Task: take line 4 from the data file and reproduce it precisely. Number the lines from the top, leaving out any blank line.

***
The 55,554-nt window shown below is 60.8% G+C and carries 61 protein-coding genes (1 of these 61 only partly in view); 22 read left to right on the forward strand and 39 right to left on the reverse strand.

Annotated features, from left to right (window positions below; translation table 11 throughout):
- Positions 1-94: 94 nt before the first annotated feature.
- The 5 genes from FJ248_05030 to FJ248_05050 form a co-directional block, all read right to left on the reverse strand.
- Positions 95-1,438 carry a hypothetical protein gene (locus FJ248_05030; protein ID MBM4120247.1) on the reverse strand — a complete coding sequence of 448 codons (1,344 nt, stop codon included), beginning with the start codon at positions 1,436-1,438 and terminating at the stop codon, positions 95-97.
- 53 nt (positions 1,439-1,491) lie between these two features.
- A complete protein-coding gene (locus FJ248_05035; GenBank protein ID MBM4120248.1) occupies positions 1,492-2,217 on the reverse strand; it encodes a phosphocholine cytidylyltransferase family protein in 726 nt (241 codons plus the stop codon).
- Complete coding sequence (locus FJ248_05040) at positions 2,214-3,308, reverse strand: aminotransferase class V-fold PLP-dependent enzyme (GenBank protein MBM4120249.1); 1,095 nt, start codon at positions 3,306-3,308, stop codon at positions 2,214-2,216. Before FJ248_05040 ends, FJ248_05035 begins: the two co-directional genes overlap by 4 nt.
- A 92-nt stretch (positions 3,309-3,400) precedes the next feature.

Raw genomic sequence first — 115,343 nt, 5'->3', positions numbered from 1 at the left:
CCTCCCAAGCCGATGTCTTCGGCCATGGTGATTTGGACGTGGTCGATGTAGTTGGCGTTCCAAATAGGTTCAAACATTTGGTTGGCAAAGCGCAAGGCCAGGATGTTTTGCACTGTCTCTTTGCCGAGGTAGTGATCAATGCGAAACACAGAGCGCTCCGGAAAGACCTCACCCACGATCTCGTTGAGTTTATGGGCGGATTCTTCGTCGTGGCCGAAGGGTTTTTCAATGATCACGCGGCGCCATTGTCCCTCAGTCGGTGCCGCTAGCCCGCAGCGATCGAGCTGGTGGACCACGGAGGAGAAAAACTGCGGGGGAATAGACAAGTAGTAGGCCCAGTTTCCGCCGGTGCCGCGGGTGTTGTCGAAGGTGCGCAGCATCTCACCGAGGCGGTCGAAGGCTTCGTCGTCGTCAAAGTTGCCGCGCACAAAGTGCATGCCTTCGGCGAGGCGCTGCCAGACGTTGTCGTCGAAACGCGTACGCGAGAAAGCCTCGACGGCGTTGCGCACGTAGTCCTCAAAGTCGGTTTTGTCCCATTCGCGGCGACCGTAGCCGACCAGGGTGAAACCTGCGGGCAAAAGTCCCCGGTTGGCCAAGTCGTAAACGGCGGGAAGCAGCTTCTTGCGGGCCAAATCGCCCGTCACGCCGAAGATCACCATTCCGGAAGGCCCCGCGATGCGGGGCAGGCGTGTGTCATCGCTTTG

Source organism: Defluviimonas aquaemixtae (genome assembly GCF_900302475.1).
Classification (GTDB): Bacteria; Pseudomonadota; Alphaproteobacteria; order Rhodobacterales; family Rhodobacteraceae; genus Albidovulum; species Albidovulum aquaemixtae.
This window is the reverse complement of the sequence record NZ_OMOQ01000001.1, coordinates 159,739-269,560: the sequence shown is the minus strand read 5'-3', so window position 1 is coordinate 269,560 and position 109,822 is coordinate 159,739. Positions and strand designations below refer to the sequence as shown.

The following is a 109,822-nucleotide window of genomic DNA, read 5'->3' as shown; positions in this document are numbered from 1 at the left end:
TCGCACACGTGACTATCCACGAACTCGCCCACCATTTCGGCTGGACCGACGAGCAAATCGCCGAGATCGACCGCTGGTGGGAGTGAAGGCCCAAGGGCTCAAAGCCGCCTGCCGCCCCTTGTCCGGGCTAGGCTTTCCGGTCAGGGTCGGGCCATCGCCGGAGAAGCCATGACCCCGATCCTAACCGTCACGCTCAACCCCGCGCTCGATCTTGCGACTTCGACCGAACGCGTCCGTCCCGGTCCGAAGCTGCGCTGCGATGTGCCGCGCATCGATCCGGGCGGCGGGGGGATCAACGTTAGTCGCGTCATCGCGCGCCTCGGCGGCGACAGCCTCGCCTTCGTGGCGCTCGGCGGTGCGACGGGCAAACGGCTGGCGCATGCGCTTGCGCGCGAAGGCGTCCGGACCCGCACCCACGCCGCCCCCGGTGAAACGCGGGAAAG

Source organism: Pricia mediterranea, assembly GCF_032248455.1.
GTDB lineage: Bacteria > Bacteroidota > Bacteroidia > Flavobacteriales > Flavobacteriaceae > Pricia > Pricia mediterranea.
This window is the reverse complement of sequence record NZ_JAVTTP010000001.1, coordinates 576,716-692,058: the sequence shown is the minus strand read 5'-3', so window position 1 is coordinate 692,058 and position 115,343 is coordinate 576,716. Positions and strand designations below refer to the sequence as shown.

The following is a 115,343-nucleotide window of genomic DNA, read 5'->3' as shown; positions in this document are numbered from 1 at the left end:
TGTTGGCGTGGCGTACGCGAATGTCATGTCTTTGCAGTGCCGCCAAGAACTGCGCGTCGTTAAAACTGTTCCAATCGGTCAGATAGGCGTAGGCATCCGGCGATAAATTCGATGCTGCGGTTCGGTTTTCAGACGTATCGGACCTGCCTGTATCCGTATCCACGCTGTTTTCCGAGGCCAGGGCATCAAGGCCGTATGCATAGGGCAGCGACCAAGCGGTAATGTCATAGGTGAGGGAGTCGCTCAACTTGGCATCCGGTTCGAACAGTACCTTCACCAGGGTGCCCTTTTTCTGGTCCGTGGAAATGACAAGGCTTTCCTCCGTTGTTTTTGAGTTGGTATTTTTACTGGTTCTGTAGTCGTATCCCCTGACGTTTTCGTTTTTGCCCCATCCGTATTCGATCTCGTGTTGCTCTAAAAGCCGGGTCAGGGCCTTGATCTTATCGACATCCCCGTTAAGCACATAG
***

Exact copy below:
- The 5 genes from FJ248_05030 to FJ248_05050 form a co-directional block, all read right to left on the reverse strand.